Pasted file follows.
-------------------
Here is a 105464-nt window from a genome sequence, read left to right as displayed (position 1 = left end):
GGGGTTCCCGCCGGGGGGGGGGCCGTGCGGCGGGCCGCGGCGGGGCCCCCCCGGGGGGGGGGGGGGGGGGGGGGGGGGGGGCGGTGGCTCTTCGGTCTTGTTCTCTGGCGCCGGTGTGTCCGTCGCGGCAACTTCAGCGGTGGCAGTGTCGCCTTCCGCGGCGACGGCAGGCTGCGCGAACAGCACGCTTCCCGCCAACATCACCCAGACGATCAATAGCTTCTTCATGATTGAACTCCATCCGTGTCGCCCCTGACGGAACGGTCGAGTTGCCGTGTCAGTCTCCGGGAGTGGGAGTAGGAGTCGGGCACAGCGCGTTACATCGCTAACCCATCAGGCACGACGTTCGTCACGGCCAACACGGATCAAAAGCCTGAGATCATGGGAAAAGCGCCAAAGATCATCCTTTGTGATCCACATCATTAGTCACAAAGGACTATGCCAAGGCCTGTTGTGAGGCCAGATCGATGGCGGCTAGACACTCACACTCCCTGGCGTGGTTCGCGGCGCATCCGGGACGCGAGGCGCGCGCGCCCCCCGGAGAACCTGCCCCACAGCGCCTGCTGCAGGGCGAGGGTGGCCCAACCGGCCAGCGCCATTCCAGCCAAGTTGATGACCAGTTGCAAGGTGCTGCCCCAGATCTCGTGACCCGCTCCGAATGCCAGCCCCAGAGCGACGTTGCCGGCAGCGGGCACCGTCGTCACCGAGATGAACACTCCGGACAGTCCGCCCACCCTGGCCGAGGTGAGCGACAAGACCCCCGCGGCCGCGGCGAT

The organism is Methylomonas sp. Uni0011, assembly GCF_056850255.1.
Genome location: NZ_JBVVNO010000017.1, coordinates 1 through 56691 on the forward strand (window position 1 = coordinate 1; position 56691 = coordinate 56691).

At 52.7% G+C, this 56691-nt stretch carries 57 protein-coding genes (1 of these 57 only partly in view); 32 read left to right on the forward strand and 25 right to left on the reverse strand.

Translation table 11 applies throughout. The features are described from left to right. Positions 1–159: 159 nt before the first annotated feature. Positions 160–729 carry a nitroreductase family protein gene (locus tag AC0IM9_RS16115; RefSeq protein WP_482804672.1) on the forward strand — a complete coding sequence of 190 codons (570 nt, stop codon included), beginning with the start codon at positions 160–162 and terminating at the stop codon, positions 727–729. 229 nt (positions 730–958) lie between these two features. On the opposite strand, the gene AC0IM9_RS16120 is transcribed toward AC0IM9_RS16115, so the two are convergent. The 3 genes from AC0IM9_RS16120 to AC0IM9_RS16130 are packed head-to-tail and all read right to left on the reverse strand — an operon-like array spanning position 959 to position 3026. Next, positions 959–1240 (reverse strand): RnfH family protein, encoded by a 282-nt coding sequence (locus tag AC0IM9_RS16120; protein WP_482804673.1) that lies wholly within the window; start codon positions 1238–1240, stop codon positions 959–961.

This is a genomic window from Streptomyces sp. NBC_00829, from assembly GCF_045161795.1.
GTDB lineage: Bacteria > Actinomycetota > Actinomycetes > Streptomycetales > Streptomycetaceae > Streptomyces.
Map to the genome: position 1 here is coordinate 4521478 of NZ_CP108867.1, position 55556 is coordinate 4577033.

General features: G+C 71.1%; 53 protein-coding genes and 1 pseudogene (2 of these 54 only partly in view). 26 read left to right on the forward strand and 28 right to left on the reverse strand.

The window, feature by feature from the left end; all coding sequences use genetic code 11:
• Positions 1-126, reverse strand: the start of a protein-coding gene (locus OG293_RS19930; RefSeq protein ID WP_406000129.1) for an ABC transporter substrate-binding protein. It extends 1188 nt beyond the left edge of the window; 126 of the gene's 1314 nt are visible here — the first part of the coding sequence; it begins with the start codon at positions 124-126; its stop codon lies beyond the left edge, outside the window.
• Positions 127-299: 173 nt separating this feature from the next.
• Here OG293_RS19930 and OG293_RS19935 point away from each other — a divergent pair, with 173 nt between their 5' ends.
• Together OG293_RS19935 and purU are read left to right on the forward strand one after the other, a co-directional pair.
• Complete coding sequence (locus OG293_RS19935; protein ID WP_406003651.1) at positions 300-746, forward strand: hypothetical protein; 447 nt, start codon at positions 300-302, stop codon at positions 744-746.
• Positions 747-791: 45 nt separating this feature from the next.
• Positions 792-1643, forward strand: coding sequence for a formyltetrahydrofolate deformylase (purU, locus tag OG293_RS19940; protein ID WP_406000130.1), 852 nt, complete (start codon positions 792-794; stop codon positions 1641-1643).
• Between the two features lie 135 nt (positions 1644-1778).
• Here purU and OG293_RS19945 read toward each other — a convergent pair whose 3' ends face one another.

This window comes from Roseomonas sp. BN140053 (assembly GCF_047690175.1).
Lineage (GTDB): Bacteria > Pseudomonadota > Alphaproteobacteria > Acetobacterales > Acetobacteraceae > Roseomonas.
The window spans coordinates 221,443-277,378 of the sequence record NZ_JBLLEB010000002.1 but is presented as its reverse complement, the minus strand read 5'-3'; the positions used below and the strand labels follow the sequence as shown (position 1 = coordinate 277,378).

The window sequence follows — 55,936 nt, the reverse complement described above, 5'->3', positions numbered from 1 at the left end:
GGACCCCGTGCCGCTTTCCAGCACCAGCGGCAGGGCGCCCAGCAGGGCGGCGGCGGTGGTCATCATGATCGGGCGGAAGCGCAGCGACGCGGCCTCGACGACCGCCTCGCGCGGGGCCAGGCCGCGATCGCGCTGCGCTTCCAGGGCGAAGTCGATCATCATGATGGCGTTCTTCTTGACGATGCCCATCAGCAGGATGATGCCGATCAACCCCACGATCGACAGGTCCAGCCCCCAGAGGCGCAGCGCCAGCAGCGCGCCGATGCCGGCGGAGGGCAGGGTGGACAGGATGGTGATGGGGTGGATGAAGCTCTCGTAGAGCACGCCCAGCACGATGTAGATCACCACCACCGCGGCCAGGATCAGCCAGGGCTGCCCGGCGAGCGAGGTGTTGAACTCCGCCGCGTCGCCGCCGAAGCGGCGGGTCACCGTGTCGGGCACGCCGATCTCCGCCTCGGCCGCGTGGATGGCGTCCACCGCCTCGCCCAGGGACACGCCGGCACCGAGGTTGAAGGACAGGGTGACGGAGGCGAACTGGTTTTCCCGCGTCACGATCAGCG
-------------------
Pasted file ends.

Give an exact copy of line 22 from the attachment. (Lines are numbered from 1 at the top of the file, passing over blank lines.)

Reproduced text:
Lineage (GTDB): Bacteria > Pseudomonadota > Alphaproteobacteria > Acetobacterales > Acetobacteraceae > Roseomonas.